The base 2016 Jeep Renegade comes with a six-speed manual transmission and a 1.4L Multi-air turbocharged 4-cylinder engine with 160 horsepower. Optional sporting a 9-speed automatic transmission, is a 2.4L Multi-Air2 naturally aspirated Tigershark 4-cylinder with 180HP. If this sounds familiar the 2.4L/9-speed auto is also found in the Jeep Cherokee, Dodge Dart, Chrysler 200, and Ram Promaster City.
Capable On- and Off-Road Where the Renegade shines is in the dynamics. It is very maneuverable and easy to drive. Designed to be a true off-roader, the Renegade has good suspension travel and an excellent turning radius. The Jeep folks claim that the “Trail-Rated” Trailhawk version can traverse the Rubicon Trail, but we did not have the chance to prove it since we were in Hollister, California. We did, however, get to ease the Trailhawk down a grade that must have been about 45-degrees. With hill descent control engaged the Renegade slowly, but surely, worked its way down the grade.
Pricing The base price of the 2016 Jeep Renegade is $17,995 with a additional $995 for destination charges. Sneakily, that price does not include air conditioning (even the most basic vehicles sold in the USA have AC standard in most cases). That gets you a front wheel drive Renegade Sport with the 1.4L Multi-Air turbocharged 4-cylinder and a 6-speed manual transmission. The top model Trailhawk begins at $25,995, but when you check all the boxes the price can top $32,000. Not unreasonable for a new small SUV with loads of personality and capability.
What Would We Change The 2.4L 4-cylinder has 180HP which is sufficient for most circumstances. On the freeway, however, it would be nice to have a bit more power – maybe 200 or 205HP. The center stack navigation screen is 5.0-inches diagonally with standard UConnect and when you upgrade to the system with navigation the screen grows to 6.5-inches. In a world where bigger screens are better, we would have opted for a larger 8.4-inch screen. According to the Renegade’s product planner, this decision was made on the basis of styling, not cost or utility. Huh? Go with the bigger screen. On the plus side of screens, there is an available 7-inch reconfigurable display in the instrument cluster the driver can customize to display a myriad of information. Good going.
First, it was the Ford Transit Connect van from Turkey that has been ubiquitous in Europe for years before being seen on American roads. Small, styled with a brash quirkiness, tinny beyond imagination especially in taxi fleets, the Transit Connect caught on. Then Ford replaced the original Transit Connect with a lower roof, more stylish van built in Spain that is actually fun to drive. Nissan responded with the Nissan NV200 that is supposed to be the Taxi of Tomorrow for the New York City taxi fleet. It is assembled in Mexico. Not so fun to drive and assembled with more than a dollop of plastic. Most recently is the launch of the Ram (FCA US LLC, aka FCAGroup, Fiat Chrysler Automobiles, Dodge Trucks) Promaster City. How would I compare the three?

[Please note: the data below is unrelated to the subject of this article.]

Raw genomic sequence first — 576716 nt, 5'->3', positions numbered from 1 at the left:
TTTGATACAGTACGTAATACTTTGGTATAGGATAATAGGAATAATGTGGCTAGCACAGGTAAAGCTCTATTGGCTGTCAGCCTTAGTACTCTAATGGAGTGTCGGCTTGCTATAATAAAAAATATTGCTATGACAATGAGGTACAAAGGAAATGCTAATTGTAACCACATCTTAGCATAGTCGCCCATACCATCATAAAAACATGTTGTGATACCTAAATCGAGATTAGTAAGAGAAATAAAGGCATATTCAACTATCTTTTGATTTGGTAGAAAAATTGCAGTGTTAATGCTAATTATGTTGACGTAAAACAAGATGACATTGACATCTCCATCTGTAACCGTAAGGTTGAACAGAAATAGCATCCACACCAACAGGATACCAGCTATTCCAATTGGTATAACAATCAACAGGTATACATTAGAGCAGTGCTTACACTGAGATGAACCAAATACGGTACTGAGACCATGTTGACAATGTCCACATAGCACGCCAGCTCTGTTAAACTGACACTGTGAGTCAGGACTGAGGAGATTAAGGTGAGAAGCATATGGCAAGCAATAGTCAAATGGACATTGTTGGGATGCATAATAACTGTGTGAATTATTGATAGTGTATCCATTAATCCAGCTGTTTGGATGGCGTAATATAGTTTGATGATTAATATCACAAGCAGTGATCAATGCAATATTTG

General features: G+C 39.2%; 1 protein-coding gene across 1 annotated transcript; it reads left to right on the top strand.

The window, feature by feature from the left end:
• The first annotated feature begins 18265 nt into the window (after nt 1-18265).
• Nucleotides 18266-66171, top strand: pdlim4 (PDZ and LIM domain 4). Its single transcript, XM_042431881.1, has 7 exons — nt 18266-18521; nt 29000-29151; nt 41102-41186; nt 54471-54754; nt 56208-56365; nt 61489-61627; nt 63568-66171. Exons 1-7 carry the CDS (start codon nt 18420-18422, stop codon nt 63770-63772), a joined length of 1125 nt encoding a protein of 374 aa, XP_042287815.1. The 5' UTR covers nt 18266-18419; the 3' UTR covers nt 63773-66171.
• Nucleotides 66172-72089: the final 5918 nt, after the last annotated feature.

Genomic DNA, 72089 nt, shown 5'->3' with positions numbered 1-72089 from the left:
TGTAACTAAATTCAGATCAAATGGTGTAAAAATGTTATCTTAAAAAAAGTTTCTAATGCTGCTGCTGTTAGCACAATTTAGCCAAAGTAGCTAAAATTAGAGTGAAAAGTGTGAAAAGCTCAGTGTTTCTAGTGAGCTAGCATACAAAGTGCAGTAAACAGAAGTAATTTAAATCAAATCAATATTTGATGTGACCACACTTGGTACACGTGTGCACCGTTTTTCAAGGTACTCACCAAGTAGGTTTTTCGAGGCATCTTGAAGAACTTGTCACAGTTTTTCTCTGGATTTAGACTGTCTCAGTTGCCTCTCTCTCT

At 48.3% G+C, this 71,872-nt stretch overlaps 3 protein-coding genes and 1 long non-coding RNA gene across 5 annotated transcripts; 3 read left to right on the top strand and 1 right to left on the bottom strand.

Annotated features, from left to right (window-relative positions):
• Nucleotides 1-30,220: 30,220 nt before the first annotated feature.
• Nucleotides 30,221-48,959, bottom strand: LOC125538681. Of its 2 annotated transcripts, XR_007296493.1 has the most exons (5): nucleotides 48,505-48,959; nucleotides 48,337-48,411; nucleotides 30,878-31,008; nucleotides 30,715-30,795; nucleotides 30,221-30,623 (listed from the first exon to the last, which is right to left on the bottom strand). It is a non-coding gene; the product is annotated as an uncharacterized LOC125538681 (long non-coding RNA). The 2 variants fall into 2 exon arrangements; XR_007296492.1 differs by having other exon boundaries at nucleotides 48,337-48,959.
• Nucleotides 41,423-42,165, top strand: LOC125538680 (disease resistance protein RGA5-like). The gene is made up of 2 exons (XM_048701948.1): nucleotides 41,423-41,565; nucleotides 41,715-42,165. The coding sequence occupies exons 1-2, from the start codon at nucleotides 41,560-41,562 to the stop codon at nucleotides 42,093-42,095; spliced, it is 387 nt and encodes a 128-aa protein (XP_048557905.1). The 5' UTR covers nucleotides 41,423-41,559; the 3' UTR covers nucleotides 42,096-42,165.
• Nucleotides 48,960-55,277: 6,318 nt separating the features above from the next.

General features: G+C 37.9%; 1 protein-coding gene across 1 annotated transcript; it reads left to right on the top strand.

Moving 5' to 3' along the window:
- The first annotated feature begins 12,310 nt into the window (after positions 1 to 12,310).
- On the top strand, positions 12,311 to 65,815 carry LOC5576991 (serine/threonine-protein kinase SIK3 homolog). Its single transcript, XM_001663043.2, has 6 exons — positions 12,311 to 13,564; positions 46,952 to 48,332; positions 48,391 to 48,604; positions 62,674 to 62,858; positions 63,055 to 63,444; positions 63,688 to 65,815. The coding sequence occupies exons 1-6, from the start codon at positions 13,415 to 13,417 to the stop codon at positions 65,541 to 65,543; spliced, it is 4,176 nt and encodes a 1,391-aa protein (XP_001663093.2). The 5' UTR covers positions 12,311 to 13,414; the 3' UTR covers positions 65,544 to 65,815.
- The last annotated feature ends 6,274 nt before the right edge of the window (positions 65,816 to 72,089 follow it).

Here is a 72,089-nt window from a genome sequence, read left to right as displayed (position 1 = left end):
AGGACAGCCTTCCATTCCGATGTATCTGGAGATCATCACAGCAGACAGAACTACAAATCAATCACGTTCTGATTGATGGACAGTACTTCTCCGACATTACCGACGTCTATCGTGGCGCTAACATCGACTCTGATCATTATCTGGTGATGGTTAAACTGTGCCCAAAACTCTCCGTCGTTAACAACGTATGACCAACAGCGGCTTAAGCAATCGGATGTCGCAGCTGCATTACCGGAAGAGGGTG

Ford Transit Connect Van
2015 Ram Promaster City
2014 Nissan NV200
Transit Connect Most Minivan-Like The Transit Connect ($22,330 – $29,185) is the most minivan-like. It has a instrument panel that mimics that in the Ford Focus. The seats are comfortable, but a choppy ride offsets the seat comfort. Performance is adequate with its standard 2.5L 4-cylinder engine having 169-horsepower coupled to a six-speed automatic transmission. Optionally, the Transit Connect has a 178-horsepower EcoBoost 4-cylinder. Transit Connect is available in two wheelbases.
NV200 Spartan The Nissan NV200 ($20,270-$24,435 in cargo van version) is the most Spartan of the three. Its interior has been stripped bare of most ornamentation and the execution yields the most basic of transportation modules. A passenger version of the NV200 is not available unless you get the taxicab version starting at $29,700). Powered by a 2.0L 4-cylinder engine mated to a CVT (continuously variable transmission), the NV200 is the most anemic of the three. Like the original Transit Connect, the NV200 can be a rattletrap. That brings me to the Ram Promaster City.
Promaster City Best Driving Feel Built in Turkey, the Promaster City ($23,130 for van version and $24,130 for the passenger version – maximum $29,275) probably falls between the Transit Connect and NV200 overall. It does, however, have the best driving feel of the three. The Promaster City is powered by the Fiat Tigershark 2.4L 4-cylinder engine mated to a 9-speed automatic transmission. Sounds like the Dodge Dart or Jeep Cherokee. With much of the North American development work being done in the pothole-filled environs of Auburn Hills, Michigan, the Promaster City suspension has been beefed up and given more travel. Promaster City also has a fully independent rear suspension. The result is the ride comfort in the Promaster City is more comfortable in most conditions than the Transit Connect or the NV200.